Fall fishing is hard to beat in Eastern North Carolina. I would stack up our fall Eastern NC fishing action, freshwater and saltwater, against fishing anywhere.
Battle Park is a cornucopia of nature
Fifty-seven acre Battle Park, in the heart of Rocky Mount, is named after the Battle
family of Tarboro, founders of Rocky Mount Mills. Water-powered, the mill dam was hewn of the rocks of the Great Falls, past the westernmost point of Edgecombe County.
Take a kid fishing this summer
As you put the final touches on your summer vacation plans, consider a fishing outing for the youngsters. They might not remember or appreciate that expensive beach cottage rental, or that high-dollar meal at that trendy waterfront restaurant, but I would bet a pretty penny they will recall every detail of a fun-filled family fishing experience.
Just about anywhere you chose to go this summer will offer fishing
Shad Season in Review
All things considered, 2013 was a good shad season, thoroughly enjoyed the fishing activity and usual camaraderie among shad fishing friends. Shad fishing to me is about so much more than just catching fish. It’s a total package of enjoyment as it captivates and dominates my life February through May.
Wayne Harrell kicked off the season winning the first shad contest catching his hickory shad on a cold 19-degree Saturday morning, February 2.
The shad hole on East River Road in Tarboro was a little disappointing this year. Untimely flood waters might have limited our regular peak run. Fish were caught and we had some good days, but not the action we have experienced in past years.
Banner Day at Battle Park
Sunday was Mother’s Day. I am not a mother, but I played one in a school play years ago, so I figured that entitled me to go fishing on Mother’s Day. Need an excuse or rationalization to go fishing? Check with me, I’ve got plenty!
After suffering through 2-3 days of a rain induced swollen, unfishable Tar River at Battle Park in Rocky Mount, it was jackpot time on Sunday. Without a doubt, I had my best white shad fishing day ever, fishing from sunrise to early evening. Action was good all day, with a little lull for about 2-hours in the heat of the afternoon.
I am proud to report to you that I enjoyed a 50-fish day. I caught a personal best 46 white shad, 3 hickory shad, and foul-hooked a very angry, upset 3-foot gar. I thought I had two large white shad, or maybe a big rockfish, so I was a little surprised to see Mr. Gar. It was like reeling in an uncooperative 2x4 piece of lumber.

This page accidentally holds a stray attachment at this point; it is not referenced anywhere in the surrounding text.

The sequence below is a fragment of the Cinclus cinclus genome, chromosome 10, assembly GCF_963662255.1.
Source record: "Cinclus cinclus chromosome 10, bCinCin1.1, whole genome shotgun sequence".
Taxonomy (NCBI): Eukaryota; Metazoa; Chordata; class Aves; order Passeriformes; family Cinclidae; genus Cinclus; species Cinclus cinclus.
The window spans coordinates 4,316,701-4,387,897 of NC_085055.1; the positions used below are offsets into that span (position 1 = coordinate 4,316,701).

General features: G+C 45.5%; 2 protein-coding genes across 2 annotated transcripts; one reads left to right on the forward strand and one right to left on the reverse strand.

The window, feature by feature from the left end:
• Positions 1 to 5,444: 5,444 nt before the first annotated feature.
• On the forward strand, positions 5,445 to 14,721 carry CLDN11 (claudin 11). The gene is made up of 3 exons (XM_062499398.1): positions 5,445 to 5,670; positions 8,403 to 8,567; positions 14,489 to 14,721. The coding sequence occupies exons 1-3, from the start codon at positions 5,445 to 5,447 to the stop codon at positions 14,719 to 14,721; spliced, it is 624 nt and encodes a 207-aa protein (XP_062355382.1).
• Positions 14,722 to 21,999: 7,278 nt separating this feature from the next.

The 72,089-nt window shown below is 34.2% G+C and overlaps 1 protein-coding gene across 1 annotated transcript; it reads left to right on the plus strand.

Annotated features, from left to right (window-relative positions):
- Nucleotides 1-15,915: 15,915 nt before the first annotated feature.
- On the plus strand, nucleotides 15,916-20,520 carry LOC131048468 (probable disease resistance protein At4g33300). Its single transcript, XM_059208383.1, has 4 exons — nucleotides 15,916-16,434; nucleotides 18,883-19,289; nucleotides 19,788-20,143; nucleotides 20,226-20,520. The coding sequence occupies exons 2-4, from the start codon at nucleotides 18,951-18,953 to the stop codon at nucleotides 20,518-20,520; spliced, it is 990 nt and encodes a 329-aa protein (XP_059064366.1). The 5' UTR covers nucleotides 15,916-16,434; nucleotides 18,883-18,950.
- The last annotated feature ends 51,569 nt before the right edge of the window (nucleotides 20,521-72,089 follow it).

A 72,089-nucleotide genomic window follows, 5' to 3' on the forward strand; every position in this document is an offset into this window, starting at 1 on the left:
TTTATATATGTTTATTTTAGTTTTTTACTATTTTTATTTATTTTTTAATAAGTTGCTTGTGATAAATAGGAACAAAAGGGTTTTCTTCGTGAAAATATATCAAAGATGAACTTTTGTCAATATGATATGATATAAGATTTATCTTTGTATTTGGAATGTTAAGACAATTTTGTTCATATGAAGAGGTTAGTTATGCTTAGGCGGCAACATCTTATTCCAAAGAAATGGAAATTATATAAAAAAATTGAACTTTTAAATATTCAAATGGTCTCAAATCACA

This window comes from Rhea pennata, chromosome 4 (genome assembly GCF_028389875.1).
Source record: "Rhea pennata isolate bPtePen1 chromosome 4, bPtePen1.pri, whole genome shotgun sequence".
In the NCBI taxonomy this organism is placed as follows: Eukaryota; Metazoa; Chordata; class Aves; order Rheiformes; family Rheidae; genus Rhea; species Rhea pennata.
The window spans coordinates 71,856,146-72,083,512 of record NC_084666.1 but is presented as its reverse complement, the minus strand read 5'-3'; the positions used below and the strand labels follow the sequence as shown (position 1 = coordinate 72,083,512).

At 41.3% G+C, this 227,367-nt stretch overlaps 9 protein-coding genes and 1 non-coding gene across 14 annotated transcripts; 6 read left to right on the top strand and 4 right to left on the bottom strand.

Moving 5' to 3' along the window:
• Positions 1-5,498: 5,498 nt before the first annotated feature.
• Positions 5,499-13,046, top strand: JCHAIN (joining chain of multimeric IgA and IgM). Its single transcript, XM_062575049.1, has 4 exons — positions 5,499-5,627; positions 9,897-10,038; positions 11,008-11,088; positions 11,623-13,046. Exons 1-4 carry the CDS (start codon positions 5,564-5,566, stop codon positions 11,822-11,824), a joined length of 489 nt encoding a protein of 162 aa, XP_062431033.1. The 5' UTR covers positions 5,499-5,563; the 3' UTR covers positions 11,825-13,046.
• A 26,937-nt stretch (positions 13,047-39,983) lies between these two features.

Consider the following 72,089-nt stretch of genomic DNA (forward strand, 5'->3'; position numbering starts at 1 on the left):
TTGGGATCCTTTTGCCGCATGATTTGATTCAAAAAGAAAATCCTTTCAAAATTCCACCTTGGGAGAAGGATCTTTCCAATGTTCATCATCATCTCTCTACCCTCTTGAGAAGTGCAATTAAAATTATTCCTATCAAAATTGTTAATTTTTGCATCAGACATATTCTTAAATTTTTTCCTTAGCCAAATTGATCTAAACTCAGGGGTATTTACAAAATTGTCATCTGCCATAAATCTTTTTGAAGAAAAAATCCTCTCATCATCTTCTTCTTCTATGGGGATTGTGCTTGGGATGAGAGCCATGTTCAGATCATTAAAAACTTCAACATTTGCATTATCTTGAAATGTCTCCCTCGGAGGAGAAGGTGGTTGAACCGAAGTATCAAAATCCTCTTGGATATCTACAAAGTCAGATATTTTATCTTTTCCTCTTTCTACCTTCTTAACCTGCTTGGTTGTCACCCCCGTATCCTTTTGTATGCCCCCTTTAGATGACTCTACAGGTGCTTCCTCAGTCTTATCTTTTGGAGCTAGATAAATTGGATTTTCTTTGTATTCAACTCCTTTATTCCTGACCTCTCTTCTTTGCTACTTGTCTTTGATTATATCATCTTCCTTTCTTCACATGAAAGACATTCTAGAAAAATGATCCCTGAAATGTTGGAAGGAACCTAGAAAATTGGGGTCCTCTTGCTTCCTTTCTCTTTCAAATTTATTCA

NCWRC enforcement officers doing a great job
North Carolina Wildlife Resource Commission has two enforcement officers assigned to each county. That’s 200 dedicated, educated, and highly trained individuals protecting our North Carolina environment and natural resources. To become an enforcement officer applicant, one must participate in a highly competitive selection process. A typical candidate is required to pass extensive background and psychological screening. Also included is a vigorous 19-week training academy that is patterned after a military boot camp, with an emphasis on physical fitness.
Tight Lines declares Ginger Perry of Nashville the shad queen
One of my favorite places to bank fish is the boat ramp at Battle Park in Rocky Mount. I have met a lot of interesting people there. Three or four times this season, I have watched this amazing lady, Ginger Perry, fishing with her friend, Big Kelly, for white shad. Simply put, she is one good angler! She casts and retrieves like a pro, and always catches her fair share of fish. Maybe a few more than her fair share! This lady can flat-out fish!
Time for the John Cherry Rockfish Rodeo on the Tar river
Tarboro Association of Saltwater Sportsman (TASS) presents the annual John Cherry Rockfish Rodeo on the Tar on Saturday, April 27th. Entry fee is $100 per boat.
Registration and information is available daily at Roberson & Dupree Shoe Store, Main Street, Tarboro. The absolute registration deadline is Friday, April 26, by 8 p.m., at the boat landing on River Road, or when the maximum limit 40 boats have been signed-up. Attendance at the Captain’s meeting Friday night, 7 p.m. at the boat landing on River Road, is highly recommended. Rules will be read, questions answered, and you will receive your Captain’s Bag, tournament t-shirt, and other goodies. Each boat is allowed to weigh-in 2 of their largest rockfish, as chosen by the Captain.
- More Tight Lines Headlines
- Blounts Creek environment threatened